Search this Blog
How to Register to Leave a CommentYou can get a WordPress username to comment using this link.
My Personal Site & Gallery
- Tool Reviews: You Are Not Your ToolboxOne of the personal agonies of writing this blog was dealing with tool reviews. I love my tools, and I … The post Tool Reviews: You Are Not Your Toolbox appeared first on Popular Woodworking Magazine.
- The Beginning of the End (of this Weblog)After 13 years and thousands of entries, it’s time to shutter this blog and move on to other things with … The post The Beginning of the End (of this Weblog) appeared first on Popular Woodworking Magazine.
- Fix Those Wonky DowelsOne of the great frustrations of using dowels in woodwork is that they are rarely round and they are almost … The post Fix Those Wonky Dowels appeared first on Popular Woodworking Magazine.
- An Economy Tri-bolt for Folding StoolsThree-legged folding stools need a “tri-bolt” to allow the legs to fold in and out. Years ago, Tandy Leather offered … The post An Economy Tri-bolt for Folding Stools appeared first on Popular Woodworking Magazine.
- Tool Reviews: You Are Not Your Toolbox
LostArtPress on InstagramCherry work counter. 38" H x 78" W x 24” D (96.5cm x 198.1cm x 61cm). Except for the slab top, the case is fully frame-and-panel construction. Behind the two doors is one adjustable shelf. The asymmetrical drawer layout was “borrowed” from a Mt. Lebanon Shaker built-in. Not only is this a really nice design, but it’s a handy work counter in the kitchen, or a sideboard and serving counter in the dining room. DENNIS GRIGGS PHOTO (Plans included in book) — from “Shaker Inspirations” by Christian Becksvoort #Shaker_InspirationsThe new book from Christian Becksvoort (@chbecksvoort49) is now available for pre-publication ordering. Customers who order before the book ships in November will receive a free pdf download at checkout. The book is $43.The last beer in Germany. An Airbrau at 9 a.m. A heartfelt thanks to everyone in Wales and Munich who made my trip an exhausting delight.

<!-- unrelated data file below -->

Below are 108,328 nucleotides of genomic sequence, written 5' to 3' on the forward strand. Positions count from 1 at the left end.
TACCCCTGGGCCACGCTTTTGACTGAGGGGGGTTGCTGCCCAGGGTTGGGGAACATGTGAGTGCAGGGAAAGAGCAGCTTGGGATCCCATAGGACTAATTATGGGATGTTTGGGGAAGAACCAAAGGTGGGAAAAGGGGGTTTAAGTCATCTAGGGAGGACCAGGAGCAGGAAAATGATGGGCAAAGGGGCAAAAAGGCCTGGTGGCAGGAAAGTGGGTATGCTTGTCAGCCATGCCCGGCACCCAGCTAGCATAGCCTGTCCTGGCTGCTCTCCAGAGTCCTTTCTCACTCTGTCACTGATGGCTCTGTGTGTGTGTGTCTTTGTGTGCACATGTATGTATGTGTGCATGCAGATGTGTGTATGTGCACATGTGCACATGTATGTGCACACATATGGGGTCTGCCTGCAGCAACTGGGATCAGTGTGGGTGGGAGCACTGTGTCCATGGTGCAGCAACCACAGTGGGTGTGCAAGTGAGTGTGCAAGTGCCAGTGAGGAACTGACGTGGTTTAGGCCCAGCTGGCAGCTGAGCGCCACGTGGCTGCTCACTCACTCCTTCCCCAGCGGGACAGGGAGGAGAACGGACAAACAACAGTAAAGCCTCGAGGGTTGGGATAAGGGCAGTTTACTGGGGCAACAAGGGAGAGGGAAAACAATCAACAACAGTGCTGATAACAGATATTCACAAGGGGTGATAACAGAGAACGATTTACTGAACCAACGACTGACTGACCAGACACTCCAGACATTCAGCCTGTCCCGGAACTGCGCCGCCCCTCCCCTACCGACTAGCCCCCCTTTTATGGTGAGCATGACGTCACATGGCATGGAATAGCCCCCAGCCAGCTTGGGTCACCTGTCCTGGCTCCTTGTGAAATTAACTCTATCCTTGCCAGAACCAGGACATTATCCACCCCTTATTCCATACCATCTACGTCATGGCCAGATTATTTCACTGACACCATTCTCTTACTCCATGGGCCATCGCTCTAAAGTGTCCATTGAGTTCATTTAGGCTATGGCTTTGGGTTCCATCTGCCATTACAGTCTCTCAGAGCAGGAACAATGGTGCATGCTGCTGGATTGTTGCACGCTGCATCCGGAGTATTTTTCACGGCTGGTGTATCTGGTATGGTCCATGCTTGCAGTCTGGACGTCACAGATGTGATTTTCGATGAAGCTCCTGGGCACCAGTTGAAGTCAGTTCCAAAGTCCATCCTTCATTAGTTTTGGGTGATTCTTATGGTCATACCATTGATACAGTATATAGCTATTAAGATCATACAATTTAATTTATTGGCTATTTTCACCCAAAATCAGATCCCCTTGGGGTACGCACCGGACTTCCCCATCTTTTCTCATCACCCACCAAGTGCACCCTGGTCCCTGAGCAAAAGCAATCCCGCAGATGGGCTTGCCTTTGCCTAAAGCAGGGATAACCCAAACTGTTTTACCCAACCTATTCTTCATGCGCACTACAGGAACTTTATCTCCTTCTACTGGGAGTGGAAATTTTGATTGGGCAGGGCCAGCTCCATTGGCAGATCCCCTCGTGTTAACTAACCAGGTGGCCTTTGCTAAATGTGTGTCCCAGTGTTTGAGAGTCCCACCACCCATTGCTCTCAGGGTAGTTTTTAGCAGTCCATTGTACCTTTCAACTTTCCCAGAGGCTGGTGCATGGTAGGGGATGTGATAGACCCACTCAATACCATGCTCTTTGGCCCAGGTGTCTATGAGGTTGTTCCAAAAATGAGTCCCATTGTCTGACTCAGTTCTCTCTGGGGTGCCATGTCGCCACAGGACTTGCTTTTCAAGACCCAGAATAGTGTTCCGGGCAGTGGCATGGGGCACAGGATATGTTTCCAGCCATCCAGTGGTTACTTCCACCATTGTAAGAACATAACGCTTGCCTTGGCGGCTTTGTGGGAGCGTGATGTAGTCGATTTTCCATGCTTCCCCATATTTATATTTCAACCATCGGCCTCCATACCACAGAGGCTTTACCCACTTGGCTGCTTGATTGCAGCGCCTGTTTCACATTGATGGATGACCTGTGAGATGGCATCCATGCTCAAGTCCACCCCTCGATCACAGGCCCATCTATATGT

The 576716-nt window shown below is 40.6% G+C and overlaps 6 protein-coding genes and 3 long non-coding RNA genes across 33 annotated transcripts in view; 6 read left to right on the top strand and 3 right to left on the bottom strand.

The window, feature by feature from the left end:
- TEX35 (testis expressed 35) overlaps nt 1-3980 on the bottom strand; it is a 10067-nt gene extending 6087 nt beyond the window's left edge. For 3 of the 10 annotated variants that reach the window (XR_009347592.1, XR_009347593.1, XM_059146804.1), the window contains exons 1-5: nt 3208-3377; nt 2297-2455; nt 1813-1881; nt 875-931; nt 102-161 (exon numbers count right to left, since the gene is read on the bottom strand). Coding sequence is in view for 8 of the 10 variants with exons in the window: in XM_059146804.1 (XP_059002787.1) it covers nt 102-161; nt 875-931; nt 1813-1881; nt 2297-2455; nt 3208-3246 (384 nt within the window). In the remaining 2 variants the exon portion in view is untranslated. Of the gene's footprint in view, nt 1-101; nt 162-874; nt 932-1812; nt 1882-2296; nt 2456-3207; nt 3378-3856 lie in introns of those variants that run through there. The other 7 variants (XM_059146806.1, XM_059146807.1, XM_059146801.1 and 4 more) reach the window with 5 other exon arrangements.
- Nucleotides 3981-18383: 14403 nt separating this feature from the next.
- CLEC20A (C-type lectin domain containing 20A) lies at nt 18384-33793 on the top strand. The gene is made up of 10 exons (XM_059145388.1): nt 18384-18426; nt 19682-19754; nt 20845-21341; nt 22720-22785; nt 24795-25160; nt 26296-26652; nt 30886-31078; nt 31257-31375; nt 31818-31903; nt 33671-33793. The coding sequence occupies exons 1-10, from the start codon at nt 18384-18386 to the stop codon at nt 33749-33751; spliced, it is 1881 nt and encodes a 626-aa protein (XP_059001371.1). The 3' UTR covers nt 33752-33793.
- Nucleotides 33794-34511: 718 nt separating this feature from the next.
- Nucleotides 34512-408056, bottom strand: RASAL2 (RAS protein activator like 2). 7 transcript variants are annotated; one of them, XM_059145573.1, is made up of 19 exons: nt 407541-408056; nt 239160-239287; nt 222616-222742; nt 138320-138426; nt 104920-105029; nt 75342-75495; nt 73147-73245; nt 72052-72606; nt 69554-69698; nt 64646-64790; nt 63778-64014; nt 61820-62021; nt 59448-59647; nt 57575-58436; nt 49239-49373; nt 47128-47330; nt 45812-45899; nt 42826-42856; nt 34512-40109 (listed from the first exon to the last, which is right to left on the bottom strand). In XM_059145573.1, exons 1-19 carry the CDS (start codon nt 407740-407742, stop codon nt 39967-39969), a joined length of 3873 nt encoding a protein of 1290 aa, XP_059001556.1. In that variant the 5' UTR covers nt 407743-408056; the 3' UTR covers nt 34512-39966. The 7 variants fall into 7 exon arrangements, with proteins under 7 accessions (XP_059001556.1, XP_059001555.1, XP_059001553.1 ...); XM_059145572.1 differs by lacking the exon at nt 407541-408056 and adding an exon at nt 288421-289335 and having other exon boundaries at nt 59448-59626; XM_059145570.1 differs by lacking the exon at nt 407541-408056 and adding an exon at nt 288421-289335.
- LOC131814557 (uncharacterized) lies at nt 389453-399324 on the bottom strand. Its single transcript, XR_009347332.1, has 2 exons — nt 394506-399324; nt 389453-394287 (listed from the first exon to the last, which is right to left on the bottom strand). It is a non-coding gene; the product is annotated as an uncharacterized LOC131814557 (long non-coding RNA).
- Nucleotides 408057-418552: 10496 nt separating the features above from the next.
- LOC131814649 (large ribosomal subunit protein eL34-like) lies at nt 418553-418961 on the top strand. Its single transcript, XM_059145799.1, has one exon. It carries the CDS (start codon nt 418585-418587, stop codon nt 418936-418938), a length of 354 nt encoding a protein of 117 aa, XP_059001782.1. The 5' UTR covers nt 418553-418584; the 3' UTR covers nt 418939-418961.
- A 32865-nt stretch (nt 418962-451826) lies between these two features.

- ‘The Intelligent Hand’ Now Shipping blog.lostartpress.com/2018/10/15/the… https://t.co/rnERrDBsgn 6 hours ago
- Let it begin. popularwoodworking.com/woodworking-bl… 1 day ago
- New in Store: ‘Shaker Inspiration’ by Christian Becksvoort blog.lostartpress.com/2018/10/14/new… https://t.co/VYkuxrUIaN 1 day ago
Author Archives: jtolpin
There are a number of geometric constructions that allow us to create regular (i.e equal-angle and equal-facet length) polygons. Most of those for squares, rectangles and triangles are quite straightforward, requiring but a few steps. However, those dealing with five … Continue reading
This excerpt from our latest book, “From Truths to Tools,” speaks to a rather esoteric, but highly useful, rule for use with scaled drawings: Here’s a typical, traditionally drawn small boat plan: To find the dimension of any particular part … Continue reading
Among Renaissance-era artists, man was often framed within geometric shapes, most commonly (and most famously) squares and circles. However, humans are five vertex creatures (as are the majority of living organisms), a fact that perhaps lead other artists to depict … Continue reading
You may remember this page from the introduction to “From Truths to Tools“: We’ve had a few folks ask about the “hidden hexagon” mentioned in the text, and we think it’s time to share the answer with everyone. This also … Continue reading
In the spirit of the holidays, let’s perform some simple, ancient geometry to create the iconic symbols of the two religions celebrating major holidays this month. You’ll need only a compass, a straightedge, a piece of paper and a couple … Continue reading
…says the Italian renaissance astronomer Galileo Galilei to a young student as he demonstrates a pair of proportional dividers. So how do these ingenious scaling devices work? The answer is embedded in the geometry of the sectioning of a circle. … Continue reading
In this excerpt from our book, “From Truths to Tools,” we show how the carpenter/geometers of antiquity used the simplest of tools – those mentioned with almost annoying alliteration in the title – to solve for an unknown distance. … Continue reading